- By Region
By Gill Plimmer
When the architects Kohn Pedersen Fox designed a corkscrew-like skyscraper that would be the tallest in the City of London, the market for eye-popping offices was booming and the British economy seemingly unassailable.
Now, however, the economy is stumbling and despite the 60ft deep concrete foundations and numerous blue cranes still on site, the 64-storey Pinnacle tower is on hold for the second time since it received the go-ahead in 2007 as developers struggle to raise both tenants and cash.
Many builders are braced for the worst.
Balfour Beatty, the UK’s biggest building company by sales, may have been the most open, putting thousands of staff on notice and warning of “difficult headwinds”. But from grim talk of “restructuring” at the FTSE250-listed Carillion to Bam Construct’s mention of “suicide” bids by rivals, pessimistic warnings about the year ahead have become the rule, not the exception.
The Construction Products Association, which represents more than 80 per cent of the building materials industry, has estimated that there will be no recovery until at least 2014 as government spending cuts combined with a poor commercial sector outside London put new-build projects and refurbishments on hold. Rival forecasts, for example from Hewes & Associates, find even those predictions optimistic.
Analysts say that while smaller regional contractors have been struggling since the fall of Lehman Brothers – with some such as Rok and Connaught going bust – the bigger contractors are now feeling the pain as the eurozone crisis dampens private sector confidence and long-running government infrastructure projects such as the Olympic Games and Thameslink near completion.
“Everyone has been hit hard, from your small one-man band to your big publicly listed company,” says Gary Lee, partner at Begbies Traynor, the insolvency specialist. “There’s just not enough work to go round.”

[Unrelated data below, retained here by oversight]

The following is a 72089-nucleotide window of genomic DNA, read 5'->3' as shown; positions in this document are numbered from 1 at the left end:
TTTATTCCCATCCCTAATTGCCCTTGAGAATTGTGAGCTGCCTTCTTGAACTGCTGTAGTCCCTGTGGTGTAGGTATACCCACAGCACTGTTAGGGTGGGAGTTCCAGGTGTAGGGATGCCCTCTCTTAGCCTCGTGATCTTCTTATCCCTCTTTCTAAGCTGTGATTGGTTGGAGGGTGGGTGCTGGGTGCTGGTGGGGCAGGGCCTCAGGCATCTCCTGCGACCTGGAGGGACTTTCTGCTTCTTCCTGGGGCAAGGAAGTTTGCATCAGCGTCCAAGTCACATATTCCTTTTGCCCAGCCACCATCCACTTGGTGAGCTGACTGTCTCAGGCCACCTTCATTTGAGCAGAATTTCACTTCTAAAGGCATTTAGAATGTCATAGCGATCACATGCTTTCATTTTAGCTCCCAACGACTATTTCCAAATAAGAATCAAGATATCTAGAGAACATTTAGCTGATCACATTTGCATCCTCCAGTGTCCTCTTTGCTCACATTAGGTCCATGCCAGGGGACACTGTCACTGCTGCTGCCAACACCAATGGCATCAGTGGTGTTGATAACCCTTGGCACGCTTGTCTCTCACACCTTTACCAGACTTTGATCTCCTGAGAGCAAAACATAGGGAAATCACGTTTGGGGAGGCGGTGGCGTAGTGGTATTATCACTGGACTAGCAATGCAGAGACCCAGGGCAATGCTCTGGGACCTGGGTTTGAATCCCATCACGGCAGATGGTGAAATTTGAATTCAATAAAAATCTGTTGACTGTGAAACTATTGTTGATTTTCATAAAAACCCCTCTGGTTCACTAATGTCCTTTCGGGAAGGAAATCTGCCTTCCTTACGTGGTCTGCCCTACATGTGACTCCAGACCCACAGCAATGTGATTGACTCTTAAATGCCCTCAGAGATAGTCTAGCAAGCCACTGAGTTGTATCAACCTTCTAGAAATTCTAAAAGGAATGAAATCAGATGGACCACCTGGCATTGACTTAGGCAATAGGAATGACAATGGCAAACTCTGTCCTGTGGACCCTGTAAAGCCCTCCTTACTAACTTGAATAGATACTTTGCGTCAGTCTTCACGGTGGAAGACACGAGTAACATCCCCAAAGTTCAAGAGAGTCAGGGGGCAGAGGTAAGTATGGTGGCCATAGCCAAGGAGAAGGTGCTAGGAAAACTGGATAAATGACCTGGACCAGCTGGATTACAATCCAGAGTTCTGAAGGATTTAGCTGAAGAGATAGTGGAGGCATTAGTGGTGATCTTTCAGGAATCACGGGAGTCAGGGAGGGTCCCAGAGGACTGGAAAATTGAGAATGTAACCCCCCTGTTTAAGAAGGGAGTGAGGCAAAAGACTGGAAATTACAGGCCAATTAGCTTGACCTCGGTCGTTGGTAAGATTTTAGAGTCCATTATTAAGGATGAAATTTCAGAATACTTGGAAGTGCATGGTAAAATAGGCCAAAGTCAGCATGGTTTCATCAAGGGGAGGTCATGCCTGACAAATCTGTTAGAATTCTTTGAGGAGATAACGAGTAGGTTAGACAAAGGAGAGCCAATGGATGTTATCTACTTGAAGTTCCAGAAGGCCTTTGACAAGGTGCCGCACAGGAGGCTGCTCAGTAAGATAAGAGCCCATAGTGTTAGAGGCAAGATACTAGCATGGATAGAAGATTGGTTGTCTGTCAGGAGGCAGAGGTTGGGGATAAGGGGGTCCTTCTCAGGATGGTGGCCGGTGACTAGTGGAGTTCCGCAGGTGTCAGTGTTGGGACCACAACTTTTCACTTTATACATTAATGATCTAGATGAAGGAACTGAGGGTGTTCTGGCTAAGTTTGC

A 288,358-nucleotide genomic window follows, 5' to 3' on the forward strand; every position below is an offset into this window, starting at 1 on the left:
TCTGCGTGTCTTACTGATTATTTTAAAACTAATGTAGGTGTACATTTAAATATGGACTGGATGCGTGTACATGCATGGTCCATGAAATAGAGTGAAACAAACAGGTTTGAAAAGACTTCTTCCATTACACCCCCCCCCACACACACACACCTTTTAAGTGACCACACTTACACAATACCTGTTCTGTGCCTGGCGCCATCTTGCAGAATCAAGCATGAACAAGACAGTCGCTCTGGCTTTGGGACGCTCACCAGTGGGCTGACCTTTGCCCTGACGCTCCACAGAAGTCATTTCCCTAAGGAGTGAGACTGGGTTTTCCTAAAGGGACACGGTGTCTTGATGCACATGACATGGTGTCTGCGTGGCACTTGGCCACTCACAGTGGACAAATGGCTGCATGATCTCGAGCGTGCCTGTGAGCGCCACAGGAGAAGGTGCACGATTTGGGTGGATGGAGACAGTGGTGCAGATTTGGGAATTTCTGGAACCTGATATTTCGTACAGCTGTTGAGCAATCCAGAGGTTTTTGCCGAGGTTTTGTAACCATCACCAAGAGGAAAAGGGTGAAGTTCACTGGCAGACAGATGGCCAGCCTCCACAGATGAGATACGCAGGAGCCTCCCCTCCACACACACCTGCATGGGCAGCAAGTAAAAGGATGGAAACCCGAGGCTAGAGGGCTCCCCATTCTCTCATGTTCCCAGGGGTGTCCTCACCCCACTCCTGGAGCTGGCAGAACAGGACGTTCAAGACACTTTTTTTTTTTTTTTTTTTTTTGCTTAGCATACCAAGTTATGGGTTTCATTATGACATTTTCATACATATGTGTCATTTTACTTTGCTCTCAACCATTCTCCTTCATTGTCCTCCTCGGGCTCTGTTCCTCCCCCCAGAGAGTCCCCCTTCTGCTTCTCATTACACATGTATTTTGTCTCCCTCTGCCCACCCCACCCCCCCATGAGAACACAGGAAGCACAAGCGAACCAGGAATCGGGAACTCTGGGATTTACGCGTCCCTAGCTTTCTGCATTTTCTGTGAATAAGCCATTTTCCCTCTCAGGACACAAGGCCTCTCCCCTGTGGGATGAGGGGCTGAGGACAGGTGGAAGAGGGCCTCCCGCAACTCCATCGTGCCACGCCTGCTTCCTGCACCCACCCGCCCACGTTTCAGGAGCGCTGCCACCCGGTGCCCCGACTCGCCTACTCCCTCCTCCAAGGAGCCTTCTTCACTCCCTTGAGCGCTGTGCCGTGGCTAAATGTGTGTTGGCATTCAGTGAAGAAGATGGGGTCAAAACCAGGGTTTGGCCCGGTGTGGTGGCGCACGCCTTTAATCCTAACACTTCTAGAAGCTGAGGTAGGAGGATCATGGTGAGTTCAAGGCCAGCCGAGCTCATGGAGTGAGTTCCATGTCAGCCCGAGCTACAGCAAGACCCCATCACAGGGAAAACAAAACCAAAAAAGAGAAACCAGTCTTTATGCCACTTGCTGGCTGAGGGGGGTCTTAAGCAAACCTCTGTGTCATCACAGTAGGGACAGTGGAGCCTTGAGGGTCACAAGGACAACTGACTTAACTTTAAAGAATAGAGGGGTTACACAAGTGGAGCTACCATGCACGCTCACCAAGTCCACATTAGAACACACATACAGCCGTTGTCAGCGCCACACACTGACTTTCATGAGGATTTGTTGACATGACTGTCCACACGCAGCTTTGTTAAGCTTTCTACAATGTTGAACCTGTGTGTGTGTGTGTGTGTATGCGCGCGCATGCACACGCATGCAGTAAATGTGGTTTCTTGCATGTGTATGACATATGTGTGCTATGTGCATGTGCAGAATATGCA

The larger, international players are likely to survive by pushing into new markets or facilities management and pressing for a larger slice of smaller contracts. Others, including the Australian Lend Lease, are foreign-owned and may simply divert attention from the UK.
But as the bigger players fight for smaller deals, the middle-sized firms are being squeezed, and it is here that the list of corporate casualties, such as the 152-year old Killby & Gayford, is starting to grow.
According to Begbies Traynor, the number of building companies in distress has more than doubled from 10,053 in the past three months of 2011 to 20,532 in the first quarter of this year. “Companies are putting in low-ball bids to win work then finding that it’s taking longer to complete and that’s when the distress sets in,” says Mr Lee.
Some of the mid-ranking players are likely to be taken over in a fresh wave of consolidation. The French contractor Bouygues has recently bought both Leadbitter Group in Oxford as well as Thomas Vale in the Midlands – both with turnovers of between £200m and £400m a year. Two social housing contractors – Keepmoat and Apollo Group – have also joined forces.
But Jonathan Hook, a partner at PwC, says there will also be more casualties. “If you are getting work you can mask a problem for a while because you can win a job at the wrong prices. The trouble is that is just storing up the problem for the next year – and that is when the real crisis begins.”
Some sectors are faring better than others. Just as the south of the UK is faring better than the north, those businesses that are focused on large-scale infrastructure such as rail and energy are faring marginally better than those in schools, hospitals and social housing, where the government’s spending cuts are expected to lead to a near 20 per cent fall between 2011 and 2014, according to CPA figures. Retail is also growing – driven primarily by the supermarkets and the expansion of coffee shop and sandwich bar chains, such as Costa Coffee and Pret A Manger.
But for every upbeat growth story, there is a sector where the number of new projects is falling. New factory buildings fell 14 per cent in 2011 to levels 45 per cent lower than five years earlier. Warehouse construction also fell 7 per cent in the year.
Although orders for new offices rose slightly last year they were still at just 30 per cent of the 2007 peak and agents report that market activity has been depressed in the first quarter of this year.
“There’s still nuggets of work out there,” said one builder who declined to be named. “The trouble is that no one knows quite where the bottom is and given the eurozone and the economy, it just feels like there’s more angst to come.”